By Jena Ardell
By Jon Campbell
By Alan Scherstuhl
By Tessa Stuart
By Roy Edroso
By Jon Campbell
By Albert Samaha
By Zachary D. Roberts
Mayor Michael Bloomberg's most remarkable political achievement was winning half of the black vote and a third of the Hispanic vote in 2005 as a white Republican running against Fernando Ferrer, the first Latino ever nominated by a major party for any citywide office.
Nothing like it had ever happened before in a town where race and party are as linked as Bloomberg and bucks, and the mayor spent millions chasing what the media kept calling "minorities"—though, for the first time in that election, whites were less than half of the city electorate. As Congressman Charlie Rangel put it the day after the election, Bloomberg "breaks all the rules" and "appears to be able to appeal to people regardless of their color."
Rangel never formally endorsed the mayor, but he did appear at two pre-election press conferences with him, boosting a new City Hall program designed to recruit black and Hispanic apprentices into the construction trades. Bloomberg's Commission of Construction Opportunity was one of two ballyhooed initiatives targeting minorities that were announced in the glare of the re-election campaign. The other one was an executive order creating a new Minority and Women Business Enterprise (MWBE) program, which Bloomberg signed with black endorsers like Queens Borough President Helen Marshall and State Senator Malcolm Smith at his side.
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These signature programs—touted in the campaign's radio and television ads—have since disappeared from both the public's consciousness and the mayor's agenda. Bloomberg issued a "Campaign Accountability Report" last year, claiming success in 96 of the 100 promises he'd made in 2005. That list of campaign pledges did not include the MWBE or construction- apprenticeship initiatives. Stu Loeser, the mayor's press secretary, tells the Voice that both programs, though announced in the closing weeks of the campaign, were "government" initiatives unveiled at City Hall, "not campaign promises." Ironically, the one element of the mayor's 10-point construction plan that has been fully achieved—the creation of the new High School for Construction Trades, Engineering and Architecture—is listed as a promise in the accountability report. Loeser says that's because the mayor had separately referred to the school at a campaign event a week after the overall construction plan was announced.
While Bloomberg's sensitive handling of the Sean Bell shooting and other police-abuse cases are commendable milestones in his two-term tenure, the meager results of his minority hiring and contracting initiatives suggest that, with just a year and a half to go, his legacy on racial-justice issues will be tough to square with the record-setting minority vote that re-elected him.
After election day, the implementation of both initiatives was immediately relegated to an obscure city agency called the Department of Small Business Services (SBS)—which had, surprisingly, more blacks at the top under Rudy Giuliani than it does today under Mike Bloomberg. Once run by a series of four consecutive black commissioners and other minority deputies, its table of organization now lists white employees in virtually every top position; the sole exception is Larry Scott Blackmon, a former aide to Rangel who worked in the 2005 Bloomberg campaign. Though the SBS website says that Blackmon, a 33-year-old political operative who once ran the MWBE program for the planned New York Jets stadium, "is responsible for overseeing" the construction-opportunity commission and "works closely" with another deputy on MWBE, he doesn't supervise either. In fact, except for noticeable growth in both construction apprenticeships and city contracts for non-minority women, it's not clear that anyone at SBS has been actively making good on these campaign promises.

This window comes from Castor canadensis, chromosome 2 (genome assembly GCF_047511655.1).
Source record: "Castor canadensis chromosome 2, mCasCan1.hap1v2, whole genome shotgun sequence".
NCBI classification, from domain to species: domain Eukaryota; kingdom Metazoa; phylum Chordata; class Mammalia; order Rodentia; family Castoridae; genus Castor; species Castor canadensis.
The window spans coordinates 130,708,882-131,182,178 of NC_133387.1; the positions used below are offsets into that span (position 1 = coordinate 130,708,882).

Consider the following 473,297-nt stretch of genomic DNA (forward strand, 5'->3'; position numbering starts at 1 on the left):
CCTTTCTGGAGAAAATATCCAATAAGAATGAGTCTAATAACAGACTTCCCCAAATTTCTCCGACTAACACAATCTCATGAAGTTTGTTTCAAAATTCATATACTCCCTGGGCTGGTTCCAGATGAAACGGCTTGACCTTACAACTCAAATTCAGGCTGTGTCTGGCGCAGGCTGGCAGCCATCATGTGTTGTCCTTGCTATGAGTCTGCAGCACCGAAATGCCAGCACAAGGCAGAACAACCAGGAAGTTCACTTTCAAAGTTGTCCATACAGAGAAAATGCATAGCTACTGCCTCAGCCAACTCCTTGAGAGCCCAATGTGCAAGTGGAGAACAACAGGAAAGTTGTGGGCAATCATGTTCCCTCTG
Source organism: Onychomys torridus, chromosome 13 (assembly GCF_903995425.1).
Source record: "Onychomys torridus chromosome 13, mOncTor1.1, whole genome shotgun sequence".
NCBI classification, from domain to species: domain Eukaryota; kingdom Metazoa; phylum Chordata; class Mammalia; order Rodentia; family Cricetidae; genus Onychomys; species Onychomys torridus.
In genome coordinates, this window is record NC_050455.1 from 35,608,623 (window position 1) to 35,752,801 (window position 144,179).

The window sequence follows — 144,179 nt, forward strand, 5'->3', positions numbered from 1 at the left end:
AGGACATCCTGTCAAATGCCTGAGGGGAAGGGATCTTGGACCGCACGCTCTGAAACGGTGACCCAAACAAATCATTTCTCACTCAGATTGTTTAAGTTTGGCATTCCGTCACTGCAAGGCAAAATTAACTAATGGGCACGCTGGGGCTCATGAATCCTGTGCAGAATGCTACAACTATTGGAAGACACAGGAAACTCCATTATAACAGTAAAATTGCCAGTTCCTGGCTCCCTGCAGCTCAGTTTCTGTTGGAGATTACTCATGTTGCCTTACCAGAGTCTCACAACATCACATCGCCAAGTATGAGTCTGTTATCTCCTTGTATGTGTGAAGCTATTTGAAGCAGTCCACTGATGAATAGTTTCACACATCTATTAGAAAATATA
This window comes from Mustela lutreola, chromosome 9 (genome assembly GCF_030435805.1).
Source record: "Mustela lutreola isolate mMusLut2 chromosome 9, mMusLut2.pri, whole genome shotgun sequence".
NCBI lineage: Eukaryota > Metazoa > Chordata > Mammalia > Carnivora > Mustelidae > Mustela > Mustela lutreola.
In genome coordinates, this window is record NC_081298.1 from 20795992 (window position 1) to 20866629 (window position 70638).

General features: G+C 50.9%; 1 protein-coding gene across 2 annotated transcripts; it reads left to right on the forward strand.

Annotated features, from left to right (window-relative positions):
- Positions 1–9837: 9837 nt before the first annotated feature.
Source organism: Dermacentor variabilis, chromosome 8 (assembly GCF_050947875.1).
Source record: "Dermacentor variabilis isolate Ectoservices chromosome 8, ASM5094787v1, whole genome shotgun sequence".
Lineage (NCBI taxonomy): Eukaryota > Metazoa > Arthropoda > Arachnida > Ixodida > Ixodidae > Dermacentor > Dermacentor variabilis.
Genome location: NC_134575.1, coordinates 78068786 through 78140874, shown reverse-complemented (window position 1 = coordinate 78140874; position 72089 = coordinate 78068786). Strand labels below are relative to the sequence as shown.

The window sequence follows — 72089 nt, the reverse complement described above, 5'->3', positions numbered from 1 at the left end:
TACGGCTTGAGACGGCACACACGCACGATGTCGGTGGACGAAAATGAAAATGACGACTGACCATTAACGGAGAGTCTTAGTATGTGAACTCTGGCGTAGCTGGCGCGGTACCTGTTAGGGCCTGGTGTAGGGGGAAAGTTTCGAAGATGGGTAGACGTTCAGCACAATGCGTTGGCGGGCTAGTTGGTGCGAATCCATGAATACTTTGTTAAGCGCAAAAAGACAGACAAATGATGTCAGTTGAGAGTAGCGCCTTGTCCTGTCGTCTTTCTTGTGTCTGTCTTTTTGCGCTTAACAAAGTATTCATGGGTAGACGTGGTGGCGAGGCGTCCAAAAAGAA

Ferrer, who dropped out of politics and now works for a private public-relations firm, tells the Voice that these programs "are only successful in the eyes of the initiator." The former Bronx borough president insists that "if it were anyone else, there would be much more accountability on these promises," and he also decries the media "quiescence" that has selectively protected the Bloomberg administration. "I have never seen it so still," he says, contrasting the media's lack of penetrating questions about Bloomberg's second-term record with the coverage of his three immediate predecessors: Giuliani, David Dinkins, and Ed Koch.
Councilman James Sanders, who crossed party lines to endorse Bloomberg in 2005 after discussions with the mayor's aides about an MWBE program "with teeth," says he feels betrayed. "We should all cry about the impact of the executive order," he tells the Voice. "I'm growing to believe that there wasn't an honest spirit."
Sanders says he raised the issue of minority contracting in the first conversation he ever had with the mayor, in 2002, as well as several times since then. As chair of the City Council's economic-development committee, he became the prime sponsor of the council's MWBE bill, Local Law 129, "because a minority company could do better in Selma, Alabama, than in New York City." But Sanders now believes that "we are further segmenting the city" by failing to use the law he drafted—and which Bloomberg signed, a few weeks after the 2005 election—to integrate the city's business community. (Bloomberg, who also endorsed Sanders, carried his black middle-class district in Queens by thousands of votes.)